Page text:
2. Ann Frodi, Jacqueline Macaulay, and Pauline Robert Thome, “Are Women Always Less Aggressive than Men? A Review of the Experimental Literature,” Psychological Bulletin
  3. Alice H. Eagly and Valerie J. Steffen, “Gender and Aggressive Behavior: A Meta-Analytic Review of the Social Psychological Literature,” Psychological Bulletin
  4. Diane Craven, “Sex Differences in Violent Victimization, 1994,” Bureau of Justice Statistics Special Report, September 1997
  5. B. Spiegel and Peter Salama, “War and Mortality in Kosovo, 1988-89: An Epidemiological Testimony,” The .Lancet 355 (24 June 2000)
  6. Truth and Reconciliation Commission of South Africa Report, 1998, vol. 1
  7. David Benatar, “The Child, The Rod and the Law,” Acta Juridica (1996) and David Benatar, Corporal Punishment,” Social Theory and Practice 24 (1998):
  8. Hakan Stattin, Harald Janson, Ingrid Klackenberg-Larsson, and David Magnusson, “Corporal Punishment in Everyday Life: An Intergenerational Perspective
  9. Joan McCord (ed.). Coercion and Punishment in Long-Term Perspectives.
  10. Murray A. Straus, Beating the Devil out of Them: Corporal Punishment in American Families
  11. BiU Watkins and Amon Bentovim, “Male Children and Adolescents as Victims: A Review of Current Knowledge,”
  12. Zsuzsanna Adler, “Male Victims of Sexual Assault—Legal issues
  13. South African Law Commission, Sexual Offences, Discussion Paper 85, 12 August 1999.
  14. Ross D. Parke, Fathers (Cambridge, Mass,: Harvard University Press, 1981)
  15. Frank F. Furstenberg, Jr., and Andrew J Cherlin, Divided Families: What Happens to Children When Parents Part? (Cambridge, Mass.: Harvard University Press, 1991)
  16. Eleanor E. Maccoby and Robert H. Mnookin, Dividing the Child: Social and Legal Dilemmas of Custody (Cambridge, Mass.: Harvard University Press, 1992)
  17. Emmy E Werner and Ruth S. Smith, Vulnerable but Invincible: A longitudinal study of resilient children and youth, 1982
  18. Dan Smith, The State of the World Atlas (London: Penguin, 1999), pp. 76-77.
  19. Kath O’Donnell, “Lesbian and Gay Families”
  20. J. West, “Homophobia, Covert and Overt.
  21. Scott, “The History of Capital Punishment”
  22. David C. Baldus, George Woodworth, and Charles A. Pulaski Jr., Equal Justice and the Death Penalty: A Legal and Empirical Analysis (Boston, 1990)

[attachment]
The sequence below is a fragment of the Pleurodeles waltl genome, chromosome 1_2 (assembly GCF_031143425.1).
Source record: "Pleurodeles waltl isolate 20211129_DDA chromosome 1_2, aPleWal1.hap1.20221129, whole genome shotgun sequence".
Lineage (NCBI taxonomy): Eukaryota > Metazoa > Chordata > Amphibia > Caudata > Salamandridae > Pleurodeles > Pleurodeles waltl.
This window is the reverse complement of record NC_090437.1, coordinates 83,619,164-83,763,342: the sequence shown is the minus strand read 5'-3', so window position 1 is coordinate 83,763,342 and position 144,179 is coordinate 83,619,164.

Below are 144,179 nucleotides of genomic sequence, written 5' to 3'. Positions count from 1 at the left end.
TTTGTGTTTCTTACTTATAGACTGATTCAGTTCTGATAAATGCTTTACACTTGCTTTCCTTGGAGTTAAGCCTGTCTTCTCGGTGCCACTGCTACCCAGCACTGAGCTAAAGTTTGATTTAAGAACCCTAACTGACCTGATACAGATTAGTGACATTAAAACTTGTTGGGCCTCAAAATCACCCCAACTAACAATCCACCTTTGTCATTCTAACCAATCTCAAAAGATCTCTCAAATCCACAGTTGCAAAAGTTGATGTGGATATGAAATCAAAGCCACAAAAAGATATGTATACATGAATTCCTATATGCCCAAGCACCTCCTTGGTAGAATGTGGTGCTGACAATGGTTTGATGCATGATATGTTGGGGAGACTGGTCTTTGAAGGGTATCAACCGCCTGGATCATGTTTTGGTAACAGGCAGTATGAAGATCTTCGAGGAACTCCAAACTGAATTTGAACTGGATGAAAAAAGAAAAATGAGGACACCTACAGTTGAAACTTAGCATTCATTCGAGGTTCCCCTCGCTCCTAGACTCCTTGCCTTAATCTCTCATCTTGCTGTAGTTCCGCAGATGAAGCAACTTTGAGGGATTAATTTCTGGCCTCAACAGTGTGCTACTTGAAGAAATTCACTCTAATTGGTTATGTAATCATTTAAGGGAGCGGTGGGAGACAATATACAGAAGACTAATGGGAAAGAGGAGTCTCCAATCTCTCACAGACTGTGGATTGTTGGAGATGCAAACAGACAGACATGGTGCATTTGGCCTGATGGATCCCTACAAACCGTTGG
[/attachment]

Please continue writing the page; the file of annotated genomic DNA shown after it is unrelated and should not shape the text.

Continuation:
23. Carol Hedderman and Mike Hough, “Does the Criminal Justice System Treat Men and Women Differently?” and other
  24. Kenneth Clatterbaugh, “Are Men Oppressed?” in Larrj’ May, Robert Strikwerda, and Patrick D. Hopkins (eds.). Rethinking Masculinity: Philosophical Explorations in the Light of Feminism, 2nd ed. (Lanham, Md.: Rowman and Littlefield, 1996)
  25. “D.J. Albert, M.L. Walsh, and R.H. Jonik, “Aggression in Humans: What is it’s Biological Foundation?” Neuroscience and Biobehavioral Reviews 17 (1993)
  26. Murray Straus, “Victims and Aggressors in Marital Violence,” American Behavioral Scientist 23 (1980)
  27. Murray A. Straus and Richard J. Gelles, “Societal Change and Change in Family Violence from 1975 to 1985 as Revealed by Two National Surveys,” Journal of Marriage and the Family 48 (1986)
  28. Straus, “Victims and Aggressors in Marital Violence,”
  29. Daniel O’Leary, Julian Barling, Ileana Arias, Alan Rosenbaum, Jean Malone, and Andrea Tyree, “Prevalence and Stability of Physical Aggression Between Spouses: A Longitudinal Analysis,” Journal of Consulting and Clinical Psychology 57 (1989)
  30. David B. Sugarman and Gerald T. Hotaling, “Dating Violence: A Review of Contextual and Risk Factors,” in Banie Levy (ed.). Dating Violence: Young Women in Danger (Seattle: Seal Press, 1991)
  31. ‘Albert et al., “Aggression in Humans,”
  32. Robert T. Rubin, “Tae Neuroendocrinology and Neurochemistry of Antisocial Behavior,” in Samoff A. Mednick, TerrJe A. Moffit, and Susan A. Stack (eds.). The Causes of Crime: Nev,’ Biological Approaches (Cambridge: Cambridge University Press. 1987